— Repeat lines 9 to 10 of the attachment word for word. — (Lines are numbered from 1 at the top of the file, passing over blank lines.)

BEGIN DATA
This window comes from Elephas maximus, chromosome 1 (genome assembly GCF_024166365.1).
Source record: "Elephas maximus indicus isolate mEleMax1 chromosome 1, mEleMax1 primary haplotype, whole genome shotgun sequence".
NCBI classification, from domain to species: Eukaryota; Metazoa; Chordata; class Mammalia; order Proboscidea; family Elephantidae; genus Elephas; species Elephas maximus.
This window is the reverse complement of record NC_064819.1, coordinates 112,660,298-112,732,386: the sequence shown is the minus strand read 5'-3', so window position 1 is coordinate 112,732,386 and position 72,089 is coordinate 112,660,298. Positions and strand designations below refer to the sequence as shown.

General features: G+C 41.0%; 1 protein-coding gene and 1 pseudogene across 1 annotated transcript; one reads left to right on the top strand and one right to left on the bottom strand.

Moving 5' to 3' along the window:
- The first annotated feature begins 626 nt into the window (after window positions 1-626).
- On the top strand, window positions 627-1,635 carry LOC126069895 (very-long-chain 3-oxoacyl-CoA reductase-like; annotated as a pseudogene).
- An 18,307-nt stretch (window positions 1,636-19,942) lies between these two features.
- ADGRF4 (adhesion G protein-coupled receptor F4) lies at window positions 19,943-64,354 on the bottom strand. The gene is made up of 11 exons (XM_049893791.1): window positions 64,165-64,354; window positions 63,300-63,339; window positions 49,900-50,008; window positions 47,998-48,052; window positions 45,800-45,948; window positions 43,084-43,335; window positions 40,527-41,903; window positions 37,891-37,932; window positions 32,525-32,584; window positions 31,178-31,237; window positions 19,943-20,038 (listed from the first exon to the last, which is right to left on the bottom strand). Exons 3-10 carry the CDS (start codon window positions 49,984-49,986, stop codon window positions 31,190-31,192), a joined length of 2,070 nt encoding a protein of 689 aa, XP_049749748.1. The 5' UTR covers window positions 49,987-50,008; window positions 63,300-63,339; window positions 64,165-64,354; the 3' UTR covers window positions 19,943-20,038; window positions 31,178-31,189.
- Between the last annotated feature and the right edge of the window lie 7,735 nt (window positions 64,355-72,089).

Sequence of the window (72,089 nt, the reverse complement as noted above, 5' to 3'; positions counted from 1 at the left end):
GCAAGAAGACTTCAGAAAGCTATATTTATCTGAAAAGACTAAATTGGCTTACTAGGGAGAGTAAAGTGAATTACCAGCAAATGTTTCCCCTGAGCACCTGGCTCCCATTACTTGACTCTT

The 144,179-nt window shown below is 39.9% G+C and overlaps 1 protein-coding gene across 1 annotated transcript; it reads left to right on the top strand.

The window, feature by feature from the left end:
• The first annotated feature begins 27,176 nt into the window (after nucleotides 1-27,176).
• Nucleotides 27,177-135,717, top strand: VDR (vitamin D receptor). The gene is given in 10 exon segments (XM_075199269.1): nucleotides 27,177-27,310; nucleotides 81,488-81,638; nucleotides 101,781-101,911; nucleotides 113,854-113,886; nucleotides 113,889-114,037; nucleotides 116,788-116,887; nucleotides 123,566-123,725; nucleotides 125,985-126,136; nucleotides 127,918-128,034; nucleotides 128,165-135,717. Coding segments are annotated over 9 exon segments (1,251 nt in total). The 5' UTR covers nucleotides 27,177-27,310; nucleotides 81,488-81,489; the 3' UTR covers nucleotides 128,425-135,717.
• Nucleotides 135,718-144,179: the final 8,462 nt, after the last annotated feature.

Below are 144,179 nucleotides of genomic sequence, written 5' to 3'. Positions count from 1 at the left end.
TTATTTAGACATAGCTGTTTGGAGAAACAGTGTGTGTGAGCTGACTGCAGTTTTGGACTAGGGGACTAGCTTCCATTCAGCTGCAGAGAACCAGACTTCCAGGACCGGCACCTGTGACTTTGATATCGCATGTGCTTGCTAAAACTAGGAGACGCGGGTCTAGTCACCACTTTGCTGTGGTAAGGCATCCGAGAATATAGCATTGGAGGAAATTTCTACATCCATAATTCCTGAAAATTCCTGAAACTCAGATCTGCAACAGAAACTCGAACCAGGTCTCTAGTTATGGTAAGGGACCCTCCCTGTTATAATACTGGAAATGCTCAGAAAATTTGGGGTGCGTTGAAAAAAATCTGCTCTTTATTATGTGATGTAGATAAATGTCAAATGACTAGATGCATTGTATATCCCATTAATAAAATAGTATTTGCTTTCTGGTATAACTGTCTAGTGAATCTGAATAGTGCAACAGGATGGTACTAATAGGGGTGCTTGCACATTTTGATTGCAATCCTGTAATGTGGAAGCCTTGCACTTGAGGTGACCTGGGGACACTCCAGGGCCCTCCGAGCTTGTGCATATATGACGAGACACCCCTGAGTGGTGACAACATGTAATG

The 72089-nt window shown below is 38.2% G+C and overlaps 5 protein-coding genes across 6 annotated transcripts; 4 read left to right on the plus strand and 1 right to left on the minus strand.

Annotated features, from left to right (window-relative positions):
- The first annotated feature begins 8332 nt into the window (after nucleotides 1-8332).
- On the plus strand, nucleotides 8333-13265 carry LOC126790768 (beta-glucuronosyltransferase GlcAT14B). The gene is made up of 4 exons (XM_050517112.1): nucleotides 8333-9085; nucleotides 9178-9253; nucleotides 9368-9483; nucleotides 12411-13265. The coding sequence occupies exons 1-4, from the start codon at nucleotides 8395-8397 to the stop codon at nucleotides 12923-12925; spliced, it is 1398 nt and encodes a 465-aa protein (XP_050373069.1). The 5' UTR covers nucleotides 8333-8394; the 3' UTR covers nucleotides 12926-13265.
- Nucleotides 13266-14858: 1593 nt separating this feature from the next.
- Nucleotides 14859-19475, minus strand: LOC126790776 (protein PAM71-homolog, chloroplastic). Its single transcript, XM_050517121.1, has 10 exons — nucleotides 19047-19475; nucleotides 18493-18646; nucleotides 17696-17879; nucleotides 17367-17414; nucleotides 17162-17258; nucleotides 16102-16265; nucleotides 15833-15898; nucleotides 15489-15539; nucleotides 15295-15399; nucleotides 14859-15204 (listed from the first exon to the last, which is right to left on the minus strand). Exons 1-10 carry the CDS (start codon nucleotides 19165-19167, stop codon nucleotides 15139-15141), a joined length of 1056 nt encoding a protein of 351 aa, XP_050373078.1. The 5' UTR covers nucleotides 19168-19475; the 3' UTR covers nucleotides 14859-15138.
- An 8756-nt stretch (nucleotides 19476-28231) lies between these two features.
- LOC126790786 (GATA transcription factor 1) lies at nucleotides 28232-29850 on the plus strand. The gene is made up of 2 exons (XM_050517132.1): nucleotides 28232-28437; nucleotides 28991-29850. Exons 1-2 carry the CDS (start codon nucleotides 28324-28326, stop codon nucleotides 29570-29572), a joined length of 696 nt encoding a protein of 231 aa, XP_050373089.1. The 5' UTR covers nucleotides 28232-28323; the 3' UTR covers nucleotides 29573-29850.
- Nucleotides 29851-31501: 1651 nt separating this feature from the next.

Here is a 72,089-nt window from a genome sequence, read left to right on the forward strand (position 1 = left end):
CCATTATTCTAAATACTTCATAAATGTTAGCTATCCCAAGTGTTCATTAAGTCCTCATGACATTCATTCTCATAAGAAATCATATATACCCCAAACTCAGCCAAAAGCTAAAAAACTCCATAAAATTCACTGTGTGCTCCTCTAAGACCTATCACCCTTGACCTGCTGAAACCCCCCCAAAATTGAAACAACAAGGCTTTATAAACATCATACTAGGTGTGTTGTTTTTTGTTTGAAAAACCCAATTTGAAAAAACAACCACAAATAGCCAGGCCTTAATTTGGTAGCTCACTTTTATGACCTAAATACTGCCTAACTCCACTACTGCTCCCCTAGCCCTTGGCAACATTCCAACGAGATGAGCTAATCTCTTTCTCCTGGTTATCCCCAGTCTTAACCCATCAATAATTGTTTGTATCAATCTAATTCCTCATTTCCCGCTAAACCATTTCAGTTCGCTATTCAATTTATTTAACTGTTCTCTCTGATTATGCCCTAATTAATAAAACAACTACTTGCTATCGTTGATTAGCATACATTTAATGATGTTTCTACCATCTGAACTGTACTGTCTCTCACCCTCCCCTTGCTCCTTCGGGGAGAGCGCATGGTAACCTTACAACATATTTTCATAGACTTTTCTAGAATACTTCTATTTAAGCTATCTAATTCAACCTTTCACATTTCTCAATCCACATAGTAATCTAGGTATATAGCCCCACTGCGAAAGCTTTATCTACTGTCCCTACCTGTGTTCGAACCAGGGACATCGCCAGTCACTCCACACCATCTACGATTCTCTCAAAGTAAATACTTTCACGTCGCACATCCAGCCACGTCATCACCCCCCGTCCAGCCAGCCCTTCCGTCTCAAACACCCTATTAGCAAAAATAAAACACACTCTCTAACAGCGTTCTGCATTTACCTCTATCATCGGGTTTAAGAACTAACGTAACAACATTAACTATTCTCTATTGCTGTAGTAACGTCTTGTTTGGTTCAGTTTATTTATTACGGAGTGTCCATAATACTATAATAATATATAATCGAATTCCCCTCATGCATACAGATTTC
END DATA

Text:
- An 18,307-nt stretch (window positions 1,636-19,942) lies between these two features.
- ADGRF4 (adhesion G protein-coupled receptor F4) lies at window positions 19,943-64,354 on the bottom strand. The gene is made up of 11 exons (XM_049893791.1): window positions 64,165-64,354; window positions 63,300-63,339; window positions 49,900-50,008; window positions 47,998-48,052; window positions 45,800-45,948; window positions 43,084-43,335; window positions 40,527-41,903; window positions 37,891-37,932; window positions 32,525-32,584; window positions 31,178-31,237; window positions 19,943-20,038 (listed from the first exon to the last, which is right to left on the bottom strand). Exons 3-10 carry the CDS (start codon window positions 49,984-49,986, stop codon window positions 31,190-31,192), a joined length of 2,070 nt encoding a protein of 689 aa, XP_049749748.1. The 5' UTR covers window positions 49,987-50,008; window positions 63,300-63,339; window positions 64,165-64,354; the 3' UTR covers window positions 19,943-20,038; window positions 31,178-31,189.